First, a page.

Planning on investing in some deeply discounted property? Maybe you’re looking for a fixer-upper for your first family home? Talking to friends and family and surfing around the internet, you’ve been hearing a lot about buying foreclosure property. Is buying foreclosures as easy and fool-proof as it sounds?
Buying property on the courthouse steps, as this old fashioned term implies, is nothing new. And yes, there are real bargains to be had. But as a new investor or home buyer, there are some equally real pitfalls you should know about.
Why Foreclosures Happen
Very few people would make the choice to go into foreclosure of their own accord. The openings to purchase foreclosures come about because sellers stop making their payments and this often happens because of some radical life change. While the economy is largely considered to be back on track, the results of the last few year’s volatility has caused dramatic changes in the American way of life for some.
Unsuspecting employees get laid-off or fired while others quit their jobs. The seller may be unable to carry on working due to a medical problem or accident. Sometimes too much debt and growing bills become overwhelming or there is too much fighting with a co-owner or even a divorce. Time sensitive life events like being transferred out of state for work can cause a hurdle too big to overcome. Whatever the reason, something cataclysmic has occurred in the seller’s life and now the property is being offered to the highest bidder.
The most obvious problem is you will be buying a house sight unseen, “as is”. You’ll have no way of knowing what it’s going to cost to make the dwelling habitable. One of the characteristic problems with buying foreclosures is that home inspections generally don’t happen. Resentful occupants are inclined to remain in foreclosed properties right up to the last minute, and usually won’t allow inspections. Those same resentful occupants may “fight back” by destroying the inside of the house.
Buying foreclosures means that even after the property has become yours, the previous owners may refuse to leave. You may have to use legal action to have them evicted, and evictions can be costly and time consuming. Avoid this type of problem by only bidding on unoccupied property. Another alternative would be to have a strategy to offer the previous owners a cash incentive to vacate.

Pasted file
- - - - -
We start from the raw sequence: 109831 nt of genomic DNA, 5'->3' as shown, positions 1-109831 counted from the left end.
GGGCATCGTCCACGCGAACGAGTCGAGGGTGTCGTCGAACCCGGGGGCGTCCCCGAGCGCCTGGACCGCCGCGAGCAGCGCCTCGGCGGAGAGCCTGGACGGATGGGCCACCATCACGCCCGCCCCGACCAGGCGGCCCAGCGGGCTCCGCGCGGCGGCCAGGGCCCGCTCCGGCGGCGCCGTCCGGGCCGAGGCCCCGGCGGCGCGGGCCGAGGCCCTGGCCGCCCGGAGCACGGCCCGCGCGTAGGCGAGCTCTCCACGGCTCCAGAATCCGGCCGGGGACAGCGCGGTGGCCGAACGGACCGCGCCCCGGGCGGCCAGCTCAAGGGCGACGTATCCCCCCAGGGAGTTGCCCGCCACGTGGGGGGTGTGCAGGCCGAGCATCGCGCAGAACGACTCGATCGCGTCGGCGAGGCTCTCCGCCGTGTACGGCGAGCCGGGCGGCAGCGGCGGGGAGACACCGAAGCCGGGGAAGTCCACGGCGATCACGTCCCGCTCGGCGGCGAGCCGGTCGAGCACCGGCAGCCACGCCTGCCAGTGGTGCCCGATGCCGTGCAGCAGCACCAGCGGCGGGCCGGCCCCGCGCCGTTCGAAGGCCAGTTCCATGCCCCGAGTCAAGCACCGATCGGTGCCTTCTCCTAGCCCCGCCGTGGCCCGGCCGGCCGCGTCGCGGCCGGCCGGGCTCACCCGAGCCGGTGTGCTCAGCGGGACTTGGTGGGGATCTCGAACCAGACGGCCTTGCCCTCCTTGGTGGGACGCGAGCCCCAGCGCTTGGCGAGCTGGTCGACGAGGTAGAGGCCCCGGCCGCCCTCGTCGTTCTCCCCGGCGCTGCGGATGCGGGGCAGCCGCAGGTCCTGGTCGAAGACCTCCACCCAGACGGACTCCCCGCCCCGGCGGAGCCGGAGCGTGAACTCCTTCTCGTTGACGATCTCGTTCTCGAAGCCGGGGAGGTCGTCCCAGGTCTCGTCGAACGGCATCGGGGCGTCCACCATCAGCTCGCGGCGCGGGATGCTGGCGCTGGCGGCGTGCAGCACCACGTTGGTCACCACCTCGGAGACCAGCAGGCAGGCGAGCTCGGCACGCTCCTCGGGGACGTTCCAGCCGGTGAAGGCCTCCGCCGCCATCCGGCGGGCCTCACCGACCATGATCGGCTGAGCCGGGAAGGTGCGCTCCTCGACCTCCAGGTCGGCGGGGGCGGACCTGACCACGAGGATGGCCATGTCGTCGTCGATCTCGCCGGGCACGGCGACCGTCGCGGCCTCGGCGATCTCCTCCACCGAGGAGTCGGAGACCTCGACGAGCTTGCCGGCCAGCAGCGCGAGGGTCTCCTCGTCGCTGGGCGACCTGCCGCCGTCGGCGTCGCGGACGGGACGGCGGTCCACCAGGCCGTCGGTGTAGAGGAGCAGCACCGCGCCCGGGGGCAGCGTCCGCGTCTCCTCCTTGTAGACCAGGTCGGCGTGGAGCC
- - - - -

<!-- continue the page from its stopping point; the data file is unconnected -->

The constraints that apply to buying foreclosures mean that serious structural issues won’t come to light until the property becomes yours. While you may be restricted in inspecting the property, you can drive by and scrutinize the exterior and even take pictures from the sidewalk (public property). The condition of the property on the outside will give you clues about the condition on the inside.
Do Your Due Diligence
Don’t take it for granted that the mortgage is the only lien on a house. The property is in foreclosure, there could very well be other liens; investing in a title search beforehand can save a costly mistake.
When buying foreclosures, financing probably won’t work; cash is king – either yours or a partner’s.
Another issue is the redemption period required by your state. This is a waiting period after sale (a period of redemption), during which the previous owner can buy back the property. The seller has an unalterable right during this time to recover the property if they can pay all foreclosure costs, outstanding interest and missed principal payments. The bottom line of buying foreclosures is you could win the bid and still not get the house depending on your state.
Buying foreclosures can be the path to breaking into real estate investing and can be immensely lucrative. Buying foreclosures is a business and most of the bidders on the courthouse steps are professionals aiming to buy the foreclosure for a low price.
Beware of the pitfalls and plan ahead. Work out your maximum bid based on the market value of the property, evaluate the condition, factor in the cost of evicting the occupants and expected profit. Keep your cool and stick to your limit.